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Actavis Trimethoprim 50mg/5ml Suspension

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Patient Information Leaflet 3280/2/AC

Patient Information Leaflet 3280/2/AC



Actavis

Trimethoprim 50mg/5ml Oral Suspension


This leaflet contains important information about Actavis Trimethoprim Oral Suspension (now called Trimethoprim Oral Suspension throughout the leaflet). Read all of this leaflet carefully before you start taking this medicine.

•    Keep this leaflet. You may need to read it again.

•    If you have further questions, please ask your doctor or your pharmacist.

•    This medicine has been prescribed for you personally and you should not pass it on to others. It may harm them, even if their symptoms are the same as yours.

•    If any of the side effects get serious, or if you have any side effects not listed in this leaflet,

please tell your doctor or pharmacist._

In this leaflet

1.    What is Trimethoprim Oral Suspension and what it is used for

2.    Before taking Trimethoprim Oral Suspension

3.    How to take Trimethoprim Oral Suspension

4.    Possible side effects

5.    Storing Trimethoprim Oral Suspension

6.    Further information

1. What is Trimethoprim Oral

Suspension and what it is used for

Trimethoprim belongs to a group of medicines called antibiotics. These are used to help fight infections caused by bacteria and other sensitive organisms.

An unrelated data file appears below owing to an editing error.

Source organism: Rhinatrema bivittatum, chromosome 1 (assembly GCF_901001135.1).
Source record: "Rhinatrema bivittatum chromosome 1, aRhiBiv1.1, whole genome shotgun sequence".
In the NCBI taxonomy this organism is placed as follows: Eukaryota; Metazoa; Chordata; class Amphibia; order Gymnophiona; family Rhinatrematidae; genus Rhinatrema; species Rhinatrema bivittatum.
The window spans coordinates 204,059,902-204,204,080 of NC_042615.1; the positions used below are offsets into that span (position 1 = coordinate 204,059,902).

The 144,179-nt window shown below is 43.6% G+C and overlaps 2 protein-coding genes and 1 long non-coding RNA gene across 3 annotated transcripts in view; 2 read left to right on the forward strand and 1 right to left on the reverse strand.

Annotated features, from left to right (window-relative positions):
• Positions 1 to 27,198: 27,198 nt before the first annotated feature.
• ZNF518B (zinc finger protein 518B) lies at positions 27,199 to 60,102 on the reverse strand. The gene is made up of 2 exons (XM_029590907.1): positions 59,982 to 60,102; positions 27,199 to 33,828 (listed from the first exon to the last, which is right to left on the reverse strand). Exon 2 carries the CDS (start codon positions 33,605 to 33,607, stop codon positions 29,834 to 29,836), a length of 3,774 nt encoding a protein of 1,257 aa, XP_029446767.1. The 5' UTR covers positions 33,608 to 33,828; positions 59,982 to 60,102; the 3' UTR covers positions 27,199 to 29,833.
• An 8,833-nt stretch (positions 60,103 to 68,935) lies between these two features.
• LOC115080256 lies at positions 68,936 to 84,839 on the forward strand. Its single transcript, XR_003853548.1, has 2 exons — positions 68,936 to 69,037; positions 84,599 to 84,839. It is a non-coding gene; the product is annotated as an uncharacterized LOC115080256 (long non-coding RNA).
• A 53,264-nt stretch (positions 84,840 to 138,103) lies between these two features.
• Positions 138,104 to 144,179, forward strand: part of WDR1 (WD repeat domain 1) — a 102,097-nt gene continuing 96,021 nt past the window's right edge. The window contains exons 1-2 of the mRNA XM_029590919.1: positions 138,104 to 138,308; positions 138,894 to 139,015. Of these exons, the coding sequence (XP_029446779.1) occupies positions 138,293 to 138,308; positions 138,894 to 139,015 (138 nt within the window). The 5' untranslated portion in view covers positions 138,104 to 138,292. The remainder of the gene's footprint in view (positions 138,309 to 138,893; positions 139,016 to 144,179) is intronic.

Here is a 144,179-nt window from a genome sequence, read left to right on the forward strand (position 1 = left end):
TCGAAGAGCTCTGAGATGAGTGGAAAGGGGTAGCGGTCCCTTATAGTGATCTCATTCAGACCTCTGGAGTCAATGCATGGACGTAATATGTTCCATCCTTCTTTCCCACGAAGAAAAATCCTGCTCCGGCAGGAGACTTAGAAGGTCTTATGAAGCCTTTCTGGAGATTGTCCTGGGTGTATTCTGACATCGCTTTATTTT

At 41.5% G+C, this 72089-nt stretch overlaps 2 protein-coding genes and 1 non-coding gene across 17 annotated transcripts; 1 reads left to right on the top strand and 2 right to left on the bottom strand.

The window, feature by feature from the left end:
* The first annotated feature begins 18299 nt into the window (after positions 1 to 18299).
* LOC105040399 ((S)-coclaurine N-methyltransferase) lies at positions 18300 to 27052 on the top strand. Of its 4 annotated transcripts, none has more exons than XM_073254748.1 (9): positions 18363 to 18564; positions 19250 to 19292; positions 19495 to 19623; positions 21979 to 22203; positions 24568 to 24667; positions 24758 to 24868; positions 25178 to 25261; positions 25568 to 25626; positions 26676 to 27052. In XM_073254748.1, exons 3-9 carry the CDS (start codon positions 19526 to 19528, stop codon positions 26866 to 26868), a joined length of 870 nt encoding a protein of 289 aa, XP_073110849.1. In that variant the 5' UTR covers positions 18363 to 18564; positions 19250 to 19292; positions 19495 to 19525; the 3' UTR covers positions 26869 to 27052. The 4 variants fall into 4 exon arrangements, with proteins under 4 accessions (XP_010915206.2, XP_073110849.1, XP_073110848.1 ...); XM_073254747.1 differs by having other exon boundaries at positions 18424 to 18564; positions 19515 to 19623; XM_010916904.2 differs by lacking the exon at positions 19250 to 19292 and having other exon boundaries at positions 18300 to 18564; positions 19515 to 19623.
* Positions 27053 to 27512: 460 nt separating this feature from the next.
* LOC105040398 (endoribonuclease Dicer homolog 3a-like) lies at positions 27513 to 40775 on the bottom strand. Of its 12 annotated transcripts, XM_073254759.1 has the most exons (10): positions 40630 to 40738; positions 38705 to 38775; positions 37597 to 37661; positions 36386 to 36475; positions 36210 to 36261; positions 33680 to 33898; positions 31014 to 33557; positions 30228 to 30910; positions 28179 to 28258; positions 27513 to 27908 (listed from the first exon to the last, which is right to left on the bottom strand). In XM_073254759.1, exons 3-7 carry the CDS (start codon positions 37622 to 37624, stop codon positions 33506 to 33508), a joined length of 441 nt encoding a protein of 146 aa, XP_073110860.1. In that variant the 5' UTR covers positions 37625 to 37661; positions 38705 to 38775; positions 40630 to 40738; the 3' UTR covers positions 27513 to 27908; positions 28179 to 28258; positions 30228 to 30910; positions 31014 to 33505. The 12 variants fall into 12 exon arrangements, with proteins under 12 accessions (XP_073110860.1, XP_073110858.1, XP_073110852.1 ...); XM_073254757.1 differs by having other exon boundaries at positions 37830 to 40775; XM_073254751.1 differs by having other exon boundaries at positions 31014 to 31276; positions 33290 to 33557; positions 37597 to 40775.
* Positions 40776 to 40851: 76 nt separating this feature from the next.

It can be used for a wide range of infections including urinary and chest infections. This medicine is also sometimes prescribed for people who suffer from urinary infections a lot, to stop an infection in the first place.

2. Before taking Trimethoprim Oral Suspension

□ Do not use this medicine if you.....

•    have ever had a bad reaction to trimethoprim or any of the ingredients listed in section 6 (Further Information).

•    have a blood disorder or anaemia.

•    think you may be pregnant, or are planning to become pregnant.

•    have liver or kidney problems.

,Ajake special care with Trimethoprim Oral

Suspension:

•    If you have been told your liver or kidneys are not working properly.

•    If you have been told you have low levels of folic acid in your blood.

•    If you are at greater risk of high levels of potassium (hyperkalaemia), e.g. the elderly or those on higher doses.

•    If you suffer from porphyria (a disorder that causes skin sensitivity to light, pain attacks and muscle weakness).

You should let your doctor know and ask his/ her advice if you suffer from or have ever had any of the above.

^^Taking other medicines

Tell your doctor or pharmacist if you are taking or have recently taken any other medicines including herbal medicines and those that you may have bought yourself.

Trimethoprim can affect some of the medicines you may be taking. The following drugs can cause some problems when taken together with Trimethoprim:

•    Medicines to treat cancer, which can depress bone marrow production such as methotrexate and mercaptopurine

•    Medicines for epilepsy such as phenytoin

•    Medicines for the heart such as digoxin and procainamide

•    Medicine to thin the blood such as warfarin and other coumarins

•    Repaglinide (antidiabetic)

•    Rifampicin and dapsone (for treating infections)

•    Pyrimethamine (for treating malaria)

•    Diuretics (e.g. water tablets such as frusemide or eplerenone)

•    Medicines for organ transplant or psoriasis such as cyclosporin and azathioprine

A Pregnancy and Breast-feeding

•    Trimethoprim may be harmful to the unborn baby. If you are pregnant, think you may be pregnant or are trying for a baby you should tell your doctor or pharmacist before you take this medicine.

•    Trimethoprim is present in the breast milk. If you are breast feeding you should tell your doctor or pharmacist before you take this medicine.

A. Driving and using machines

•    Your medicine is unlikely to affect your ability to drive or to operate machinery.